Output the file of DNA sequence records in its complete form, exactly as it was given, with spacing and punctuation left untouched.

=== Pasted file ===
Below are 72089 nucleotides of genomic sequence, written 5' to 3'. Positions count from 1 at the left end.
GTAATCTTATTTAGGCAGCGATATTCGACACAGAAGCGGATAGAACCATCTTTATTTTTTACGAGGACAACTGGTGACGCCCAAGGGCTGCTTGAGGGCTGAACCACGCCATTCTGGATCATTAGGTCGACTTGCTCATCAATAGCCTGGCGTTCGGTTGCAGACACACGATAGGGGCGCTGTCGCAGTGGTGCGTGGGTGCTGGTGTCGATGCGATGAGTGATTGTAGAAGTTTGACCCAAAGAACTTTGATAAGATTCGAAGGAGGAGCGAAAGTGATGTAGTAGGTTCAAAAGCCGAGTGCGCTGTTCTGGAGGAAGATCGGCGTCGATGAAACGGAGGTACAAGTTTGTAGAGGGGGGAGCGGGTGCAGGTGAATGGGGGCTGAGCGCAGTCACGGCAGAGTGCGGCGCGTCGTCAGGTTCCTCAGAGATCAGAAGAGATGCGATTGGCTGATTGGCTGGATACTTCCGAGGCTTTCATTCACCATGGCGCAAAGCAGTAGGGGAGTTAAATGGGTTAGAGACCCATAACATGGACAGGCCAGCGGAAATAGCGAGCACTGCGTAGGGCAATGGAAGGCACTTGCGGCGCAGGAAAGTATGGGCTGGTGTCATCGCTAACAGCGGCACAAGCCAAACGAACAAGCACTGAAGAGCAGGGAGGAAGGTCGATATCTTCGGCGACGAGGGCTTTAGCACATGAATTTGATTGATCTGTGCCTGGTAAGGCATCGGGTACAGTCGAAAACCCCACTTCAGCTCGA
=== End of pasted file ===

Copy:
Below are 72089 nucleotides of genomic sequence, written 5' to 3'. Positions count from 1 at the left end.
GTAATCTTATTTAGGCAGCGATATTCGACACAGAAGCGGATAGAACCATCTTTATTTTTTACGAGGACAACTGGTGACGCCCAAGGGCTGCTTGAGGGCTGAACCACGCCATTCTGGATCATTAGGTCGACTTGCTCATCAATAGCCTGGCGTTCGGTTGCAGACACACGATAGGGGCGCTGTCGCAGTGGTGCGTGGGTGCTGGTGTCGATGCGATGAGTGATTGTAGAAGTTTGACCCAAAGAACTTTGATAAGATTCGAAGGAGGAGCGAAAGTGATGTAGTAGGTTCAAAAGCCGAGTGCGCTGTTCTGGAGGAAGATCGGCGTCGATGAAACGGAGGTACAAGTTTGTAGAGGGGGGAGCGGGTGCAGGTGAATGGGGGCTGAGCGCAGTCACGGCAGAGTGCGGCGCGTCGTCAGGTTCCTCAGAGATCAGAAGAGATGCGATTGGCTGATTGGCTGGATACTTCCGAGGCTTTCATTCACCATGGCGCAAAGCAGTAGGGGAGTTAAATGGGTTAGAGACCCATAACATGGACAGGCCAGCGGAAATAGCGAGCACTGCGTAGGGCAATGGAAGGCACTTGCGGCGCAGGAAAGTATGGGCTGGTGTCATCGCTAACAGCGGCACAAGCCAAACGAACAAGCACTGAAGAGCAGGGAGGAAGGTCGATATCTTCGGCGACGAGGGCTTTAGCACATGAATTTGATTGATCTGTGCCTGGTAAGGCATCGGGTACAGTCGAAAACCCCACTTCAGCTCGA